The trial of 15 protestors who prevented a deportation flight leaving Stansted airport in March 2017 has begun at Chelmsford Crown Court.
On March 28, 2017, 17 protestors breached security at Stansted Airport and locked themselves to the wing of a charter flight due to deport 60 asylum-seekers to Nigeria and Ghana.
Charged Under Terrorism Legislation
Credit: Teach_A_B Twitter
Fifteen protestors from campaign groups End Deportations, Lesbians and Gays Support the Migrants and Plane Stupid, have been charged with ‘endangering an airport’ under the 1990 Aviation and Maritime Security Act.
The 1990 Aviation and Maritime Security Act was passed following the Lockerbie bombing in December 1988 and it is thought that this is the first time that the legislation has been used against individuals taking non-violent direct action.
Amnesty International’s director, Kate Allen, believes the prosecution of the protestors under anti-terror legislation is heavy headed.
She said: “We’re concerned the authorities are using a sledgehammer to crack a nut with this case.
“Public protest and non-violent direct action can often be a key means of defending human rights, particularly when victims have no way to make their voices heard and have been denied access to justice.”
“Human rights defenders are currently coming under attack in many countries around the world, with those in power doing all they can to discourage people from taking injustice personally. The UK must not go down that path.”
Amnesty believes, “the serious charge of “endangering safety at aerodromes” may have been brought to discourage other activists from taking non-violent direct action in defence of human rights.”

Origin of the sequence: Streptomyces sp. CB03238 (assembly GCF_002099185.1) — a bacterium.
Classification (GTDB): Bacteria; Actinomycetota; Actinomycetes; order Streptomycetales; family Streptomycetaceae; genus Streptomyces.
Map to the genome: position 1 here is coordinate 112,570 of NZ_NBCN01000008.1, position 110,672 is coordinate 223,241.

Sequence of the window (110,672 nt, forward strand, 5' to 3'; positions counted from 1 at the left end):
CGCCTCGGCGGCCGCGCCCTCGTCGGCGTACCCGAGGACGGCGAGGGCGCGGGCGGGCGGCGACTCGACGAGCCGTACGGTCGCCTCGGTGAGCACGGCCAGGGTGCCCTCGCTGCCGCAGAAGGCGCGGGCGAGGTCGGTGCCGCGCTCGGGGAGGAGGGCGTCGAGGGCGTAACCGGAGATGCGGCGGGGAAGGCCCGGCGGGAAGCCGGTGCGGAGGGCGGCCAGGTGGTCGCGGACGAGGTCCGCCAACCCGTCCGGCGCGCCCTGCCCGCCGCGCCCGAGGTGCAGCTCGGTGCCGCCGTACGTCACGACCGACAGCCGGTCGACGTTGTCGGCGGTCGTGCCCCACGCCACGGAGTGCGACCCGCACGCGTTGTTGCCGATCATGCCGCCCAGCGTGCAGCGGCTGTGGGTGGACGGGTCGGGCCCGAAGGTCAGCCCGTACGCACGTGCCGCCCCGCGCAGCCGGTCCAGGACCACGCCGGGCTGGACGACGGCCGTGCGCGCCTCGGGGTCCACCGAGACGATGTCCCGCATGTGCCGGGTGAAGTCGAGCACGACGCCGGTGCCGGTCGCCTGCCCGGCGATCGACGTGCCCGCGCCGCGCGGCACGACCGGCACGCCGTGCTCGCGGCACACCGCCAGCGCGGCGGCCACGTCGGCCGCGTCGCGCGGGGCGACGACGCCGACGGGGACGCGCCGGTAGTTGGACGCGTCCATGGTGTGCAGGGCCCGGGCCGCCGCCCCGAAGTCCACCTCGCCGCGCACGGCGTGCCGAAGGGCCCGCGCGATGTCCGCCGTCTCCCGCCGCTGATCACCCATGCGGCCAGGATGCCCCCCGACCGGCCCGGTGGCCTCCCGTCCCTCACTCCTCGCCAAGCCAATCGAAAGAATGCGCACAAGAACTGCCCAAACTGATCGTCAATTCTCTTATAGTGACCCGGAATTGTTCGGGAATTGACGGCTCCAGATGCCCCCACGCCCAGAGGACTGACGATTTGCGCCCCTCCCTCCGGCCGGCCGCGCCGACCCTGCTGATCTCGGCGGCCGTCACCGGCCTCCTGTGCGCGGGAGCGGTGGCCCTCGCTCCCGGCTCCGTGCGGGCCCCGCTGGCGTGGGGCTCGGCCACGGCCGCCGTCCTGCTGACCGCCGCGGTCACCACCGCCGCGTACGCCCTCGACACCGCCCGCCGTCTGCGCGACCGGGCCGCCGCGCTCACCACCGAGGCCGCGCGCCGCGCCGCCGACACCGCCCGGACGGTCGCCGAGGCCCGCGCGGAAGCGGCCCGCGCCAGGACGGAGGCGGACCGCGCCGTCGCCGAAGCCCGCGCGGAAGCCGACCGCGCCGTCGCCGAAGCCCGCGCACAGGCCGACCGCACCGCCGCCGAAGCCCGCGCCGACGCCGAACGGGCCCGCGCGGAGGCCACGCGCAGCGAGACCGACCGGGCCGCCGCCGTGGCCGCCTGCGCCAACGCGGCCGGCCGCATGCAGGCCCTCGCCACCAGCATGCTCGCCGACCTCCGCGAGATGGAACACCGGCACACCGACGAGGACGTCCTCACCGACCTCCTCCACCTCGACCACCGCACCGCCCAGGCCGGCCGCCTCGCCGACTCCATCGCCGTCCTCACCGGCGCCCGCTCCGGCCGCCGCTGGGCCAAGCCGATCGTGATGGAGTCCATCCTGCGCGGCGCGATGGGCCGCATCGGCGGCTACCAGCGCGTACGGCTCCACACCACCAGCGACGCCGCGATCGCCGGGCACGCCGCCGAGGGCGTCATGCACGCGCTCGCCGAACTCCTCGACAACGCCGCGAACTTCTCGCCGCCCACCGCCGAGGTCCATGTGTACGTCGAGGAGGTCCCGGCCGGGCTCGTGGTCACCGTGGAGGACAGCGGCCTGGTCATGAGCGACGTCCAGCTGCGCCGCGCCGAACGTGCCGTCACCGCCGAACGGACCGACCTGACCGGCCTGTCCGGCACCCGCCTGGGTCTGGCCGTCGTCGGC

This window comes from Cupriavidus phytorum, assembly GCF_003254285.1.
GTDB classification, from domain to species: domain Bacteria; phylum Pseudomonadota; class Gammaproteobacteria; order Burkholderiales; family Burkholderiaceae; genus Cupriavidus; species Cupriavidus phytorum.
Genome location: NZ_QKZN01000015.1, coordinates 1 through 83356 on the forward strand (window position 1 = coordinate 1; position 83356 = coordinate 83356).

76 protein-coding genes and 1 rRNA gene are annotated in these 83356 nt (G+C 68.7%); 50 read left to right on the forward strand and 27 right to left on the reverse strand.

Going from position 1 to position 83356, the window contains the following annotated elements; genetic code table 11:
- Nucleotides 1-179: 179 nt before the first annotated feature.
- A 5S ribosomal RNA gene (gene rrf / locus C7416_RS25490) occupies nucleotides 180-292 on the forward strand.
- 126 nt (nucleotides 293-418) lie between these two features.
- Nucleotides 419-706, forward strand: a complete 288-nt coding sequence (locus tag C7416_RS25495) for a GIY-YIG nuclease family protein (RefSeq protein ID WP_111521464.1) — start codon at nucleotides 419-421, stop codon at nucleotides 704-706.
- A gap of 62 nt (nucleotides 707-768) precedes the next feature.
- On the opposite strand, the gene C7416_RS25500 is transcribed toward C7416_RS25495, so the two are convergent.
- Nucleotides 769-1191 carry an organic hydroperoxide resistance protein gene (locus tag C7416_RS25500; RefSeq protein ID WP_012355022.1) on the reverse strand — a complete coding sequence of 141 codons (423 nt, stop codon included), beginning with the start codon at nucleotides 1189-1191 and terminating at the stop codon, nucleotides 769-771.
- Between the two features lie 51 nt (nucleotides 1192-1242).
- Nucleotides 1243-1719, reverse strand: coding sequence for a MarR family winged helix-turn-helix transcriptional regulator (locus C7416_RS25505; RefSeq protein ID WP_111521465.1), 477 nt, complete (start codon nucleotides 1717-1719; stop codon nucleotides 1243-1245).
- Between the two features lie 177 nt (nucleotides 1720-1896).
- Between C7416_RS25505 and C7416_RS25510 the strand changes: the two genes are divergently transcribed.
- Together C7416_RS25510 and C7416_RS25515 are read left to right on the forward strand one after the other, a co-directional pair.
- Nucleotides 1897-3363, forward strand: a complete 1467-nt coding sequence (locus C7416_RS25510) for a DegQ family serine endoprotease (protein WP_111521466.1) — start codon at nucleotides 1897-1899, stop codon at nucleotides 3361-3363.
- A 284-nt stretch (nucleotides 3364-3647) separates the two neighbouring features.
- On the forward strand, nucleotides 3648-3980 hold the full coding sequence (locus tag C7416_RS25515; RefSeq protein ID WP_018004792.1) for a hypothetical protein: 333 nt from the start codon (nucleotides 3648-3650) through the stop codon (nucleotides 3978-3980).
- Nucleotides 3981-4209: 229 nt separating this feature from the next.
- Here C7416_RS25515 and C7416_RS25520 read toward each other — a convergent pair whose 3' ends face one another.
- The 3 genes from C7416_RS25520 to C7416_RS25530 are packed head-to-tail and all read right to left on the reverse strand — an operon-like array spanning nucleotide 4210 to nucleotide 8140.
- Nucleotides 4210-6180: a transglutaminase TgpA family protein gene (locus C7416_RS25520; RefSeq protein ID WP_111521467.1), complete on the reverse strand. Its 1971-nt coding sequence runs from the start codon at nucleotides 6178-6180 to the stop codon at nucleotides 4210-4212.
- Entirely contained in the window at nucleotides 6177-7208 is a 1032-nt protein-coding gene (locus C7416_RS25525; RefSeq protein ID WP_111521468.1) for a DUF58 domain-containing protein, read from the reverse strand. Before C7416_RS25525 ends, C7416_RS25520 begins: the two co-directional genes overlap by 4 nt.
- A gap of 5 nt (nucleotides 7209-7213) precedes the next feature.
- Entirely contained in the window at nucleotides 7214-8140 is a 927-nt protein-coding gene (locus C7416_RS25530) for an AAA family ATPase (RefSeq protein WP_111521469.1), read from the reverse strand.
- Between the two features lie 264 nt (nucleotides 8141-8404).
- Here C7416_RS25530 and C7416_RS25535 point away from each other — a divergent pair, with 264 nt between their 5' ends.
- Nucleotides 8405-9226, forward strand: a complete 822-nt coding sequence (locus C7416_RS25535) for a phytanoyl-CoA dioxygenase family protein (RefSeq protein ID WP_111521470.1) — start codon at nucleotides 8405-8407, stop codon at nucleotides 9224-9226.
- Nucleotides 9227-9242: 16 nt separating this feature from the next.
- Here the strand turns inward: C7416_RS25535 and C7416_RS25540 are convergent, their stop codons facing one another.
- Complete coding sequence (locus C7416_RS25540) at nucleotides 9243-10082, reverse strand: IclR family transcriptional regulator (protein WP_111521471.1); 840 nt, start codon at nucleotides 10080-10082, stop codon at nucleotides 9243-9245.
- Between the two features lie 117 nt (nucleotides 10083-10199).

— Amnesty UK (@AmnestyUK) October 1, 2018
This had led to concerns that the right to protest is being threatened by harsher prosecutions and sentencing.
Last week three anti-fracking protestors were jailed for between 15 months and 16 months for preventing lorries carrying drilling equipment from accessing a fracking site in Lancashire.
It is thought the anti-fracking protestors are the first environmental activists to be sentenced to jail since 1932.
Are Deportation Charter Flights Unlawful?
Campaigners believe that deportation charter flights could be unlawful and breach human rights.
In March 2018, David Ramsbotham, a former Inspector of Prisons and the Green Party’s Caroline Lucas, were among the signatories of a letter describing secret deportation flights as, “racist and unjust”.
The letter also called for charges against the Stansted 15 to be dropped and, “for the Home Office to immediately cease chartering flights for deportation.”
End Deportations believe that under international law, secretive deportation charter flights may violate two basic principles – the prohibition of discrimination and the prohibition of arbitrariness.
Earlier this summer Swedish student Elin Errson stopped the deportation of an asylum seeker from Afghanistan by refusing to sit down on an aeroplane. Footage of Errson’s successful direct action has been viewed tens of millions of times.
Because she wanted to stop the alleged deportation of an Afghan activist Elin Ersson refused to sit down. What happens in the next minutes shakes everyone on board…Correction: The material is from a life-feed recorded July 23, 2018 not 2017 – we apologize for the mistake in the copyright.
Posted by DW Stories on Tuesday, 24 July 2018
Supporters of the Stansted 15 gathered in solidarity outside the court today and the court case is expected to last for six weeks.